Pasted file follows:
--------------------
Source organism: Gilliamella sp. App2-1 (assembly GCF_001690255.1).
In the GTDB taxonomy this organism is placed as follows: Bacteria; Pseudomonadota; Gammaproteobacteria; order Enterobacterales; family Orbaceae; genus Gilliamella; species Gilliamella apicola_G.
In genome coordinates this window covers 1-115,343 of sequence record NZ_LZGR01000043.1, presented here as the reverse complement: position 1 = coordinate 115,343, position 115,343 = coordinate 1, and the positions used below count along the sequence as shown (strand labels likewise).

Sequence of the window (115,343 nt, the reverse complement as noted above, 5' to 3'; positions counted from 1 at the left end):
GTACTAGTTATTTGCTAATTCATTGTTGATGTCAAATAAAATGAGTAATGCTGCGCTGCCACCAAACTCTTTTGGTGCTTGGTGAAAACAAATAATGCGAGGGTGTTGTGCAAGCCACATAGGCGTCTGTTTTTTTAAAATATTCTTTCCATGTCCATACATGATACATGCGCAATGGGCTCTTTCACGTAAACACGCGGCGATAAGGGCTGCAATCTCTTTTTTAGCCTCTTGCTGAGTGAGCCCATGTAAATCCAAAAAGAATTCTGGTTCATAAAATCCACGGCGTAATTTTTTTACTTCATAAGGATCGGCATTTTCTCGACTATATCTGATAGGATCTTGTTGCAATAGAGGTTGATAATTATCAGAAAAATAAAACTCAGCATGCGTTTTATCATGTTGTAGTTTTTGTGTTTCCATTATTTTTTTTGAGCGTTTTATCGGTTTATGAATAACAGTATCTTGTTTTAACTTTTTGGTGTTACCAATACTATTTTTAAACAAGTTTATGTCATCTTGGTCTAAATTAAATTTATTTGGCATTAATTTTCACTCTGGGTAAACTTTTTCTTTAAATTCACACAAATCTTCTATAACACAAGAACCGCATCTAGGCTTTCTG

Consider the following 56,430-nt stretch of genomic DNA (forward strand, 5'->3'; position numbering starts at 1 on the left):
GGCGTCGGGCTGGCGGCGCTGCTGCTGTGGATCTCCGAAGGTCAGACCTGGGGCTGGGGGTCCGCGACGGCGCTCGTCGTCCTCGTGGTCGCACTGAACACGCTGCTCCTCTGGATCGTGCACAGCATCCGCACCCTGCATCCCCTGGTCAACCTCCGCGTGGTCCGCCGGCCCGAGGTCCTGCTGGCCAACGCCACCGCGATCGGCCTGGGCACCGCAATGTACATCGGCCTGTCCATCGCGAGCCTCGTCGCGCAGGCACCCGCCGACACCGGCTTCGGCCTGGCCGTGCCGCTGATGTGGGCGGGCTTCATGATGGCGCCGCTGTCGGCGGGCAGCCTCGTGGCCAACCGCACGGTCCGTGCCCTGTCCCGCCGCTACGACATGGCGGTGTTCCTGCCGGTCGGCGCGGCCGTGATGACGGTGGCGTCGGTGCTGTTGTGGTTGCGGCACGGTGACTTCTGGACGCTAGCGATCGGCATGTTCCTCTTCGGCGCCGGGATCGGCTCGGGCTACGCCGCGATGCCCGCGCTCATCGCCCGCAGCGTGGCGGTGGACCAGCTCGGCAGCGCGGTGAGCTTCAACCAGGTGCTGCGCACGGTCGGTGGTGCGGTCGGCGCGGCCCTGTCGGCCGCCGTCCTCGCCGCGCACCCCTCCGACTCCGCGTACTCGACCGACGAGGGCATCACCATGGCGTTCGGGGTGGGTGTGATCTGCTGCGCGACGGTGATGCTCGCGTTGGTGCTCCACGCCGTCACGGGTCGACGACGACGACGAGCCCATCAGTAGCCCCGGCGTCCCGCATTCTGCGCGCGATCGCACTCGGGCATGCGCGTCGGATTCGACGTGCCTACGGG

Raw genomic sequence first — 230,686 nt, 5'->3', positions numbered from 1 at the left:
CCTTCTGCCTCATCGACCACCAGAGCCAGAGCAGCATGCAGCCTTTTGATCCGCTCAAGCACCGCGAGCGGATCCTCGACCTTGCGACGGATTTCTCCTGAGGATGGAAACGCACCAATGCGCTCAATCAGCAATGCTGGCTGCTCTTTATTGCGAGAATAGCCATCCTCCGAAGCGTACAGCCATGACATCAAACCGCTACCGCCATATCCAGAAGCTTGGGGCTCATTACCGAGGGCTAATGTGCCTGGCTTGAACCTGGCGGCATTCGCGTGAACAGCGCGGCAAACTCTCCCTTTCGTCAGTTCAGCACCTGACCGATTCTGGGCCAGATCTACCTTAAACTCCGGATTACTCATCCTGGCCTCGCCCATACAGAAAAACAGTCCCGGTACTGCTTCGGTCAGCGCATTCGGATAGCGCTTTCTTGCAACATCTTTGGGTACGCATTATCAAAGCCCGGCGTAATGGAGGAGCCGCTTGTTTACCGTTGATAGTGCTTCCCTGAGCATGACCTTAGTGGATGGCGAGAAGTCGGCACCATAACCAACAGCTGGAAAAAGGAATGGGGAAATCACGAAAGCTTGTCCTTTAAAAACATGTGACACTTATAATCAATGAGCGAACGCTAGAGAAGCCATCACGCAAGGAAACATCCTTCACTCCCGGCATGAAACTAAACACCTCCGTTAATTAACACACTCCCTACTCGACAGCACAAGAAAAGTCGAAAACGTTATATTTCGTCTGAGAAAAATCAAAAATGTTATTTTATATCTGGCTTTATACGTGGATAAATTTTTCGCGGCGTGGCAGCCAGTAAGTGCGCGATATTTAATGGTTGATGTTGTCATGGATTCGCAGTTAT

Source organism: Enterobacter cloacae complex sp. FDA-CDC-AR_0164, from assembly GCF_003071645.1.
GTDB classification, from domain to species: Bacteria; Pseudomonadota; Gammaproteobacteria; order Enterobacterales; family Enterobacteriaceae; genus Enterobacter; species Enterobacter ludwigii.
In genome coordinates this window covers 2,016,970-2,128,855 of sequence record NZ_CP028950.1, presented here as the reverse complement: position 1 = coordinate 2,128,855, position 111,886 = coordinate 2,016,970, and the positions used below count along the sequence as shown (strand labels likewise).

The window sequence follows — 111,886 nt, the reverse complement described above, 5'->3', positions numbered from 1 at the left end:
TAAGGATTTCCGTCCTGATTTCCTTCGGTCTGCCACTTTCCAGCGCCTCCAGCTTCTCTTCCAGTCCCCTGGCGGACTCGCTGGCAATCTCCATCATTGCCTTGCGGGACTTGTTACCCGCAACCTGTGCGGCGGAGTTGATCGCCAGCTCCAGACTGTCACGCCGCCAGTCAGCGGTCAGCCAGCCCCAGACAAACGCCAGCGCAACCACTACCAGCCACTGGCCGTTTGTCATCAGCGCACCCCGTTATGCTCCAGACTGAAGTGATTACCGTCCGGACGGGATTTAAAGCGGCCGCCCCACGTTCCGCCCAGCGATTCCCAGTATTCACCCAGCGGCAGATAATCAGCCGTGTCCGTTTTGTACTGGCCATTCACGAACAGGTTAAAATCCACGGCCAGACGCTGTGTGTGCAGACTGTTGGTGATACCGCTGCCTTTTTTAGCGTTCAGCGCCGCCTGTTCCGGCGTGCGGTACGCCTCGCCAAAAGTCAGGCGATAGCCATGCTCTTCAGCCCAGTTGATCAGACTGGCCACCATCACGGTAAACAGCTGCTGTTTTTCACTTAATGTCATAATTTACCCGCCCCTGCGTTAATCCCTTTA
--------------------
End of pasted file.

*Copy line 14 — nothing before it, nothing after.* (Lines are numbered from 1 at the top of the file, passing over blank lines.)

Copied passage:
TAAGGATTTCCGTCCTGATTTCCTTCGGTCTGCCACTTTCCAGCGCCTCCAGCTTCTCTTCCAGTCCCCTGGCGGACTCGCTGGCAATCTCCATCATTGCCTTGCGGGACTTGTTACCCGCAACCTGTGCGGCGGAGTTGATCGCCAGCTCCAGACTGTCACGCCGCCAGTCAGCGGTCAGCCAGCCCCAGACAAACGCCAGCGCAACCACTACCAGCCACTGGCCGTTTGTCATCAGCGCACCCCGTTATGCTCCAGACTGAAGTGATTACCGTCCGGACGGGATTTAAAGCGGCCGCCCCACGTTCCGCCCAGCGATTCCCAGTATTCACCCAGCGGCAGATAATCAGCCGTGTCCGTTTTGTACTGGCCATTCACGAACAGGTTAAAATCCACGGCCAGACGCTGTGTGTGCAGACTGTTGGTGATACCGCTGCCTTTTTTAGCGTTCAGCGCCGCCTGTTCCGGCGTGCGGTACGCCTCGCCAAAAGTCAGGCGATAGCCATGCTCTTCAGCCCAGTTGATCAGACTGGCCACCATCACGGTAAACAGCTGCTGTTTTTCACTTAATGTCATAATTTACCCGCCCCTGCGTTAATCCCTTTA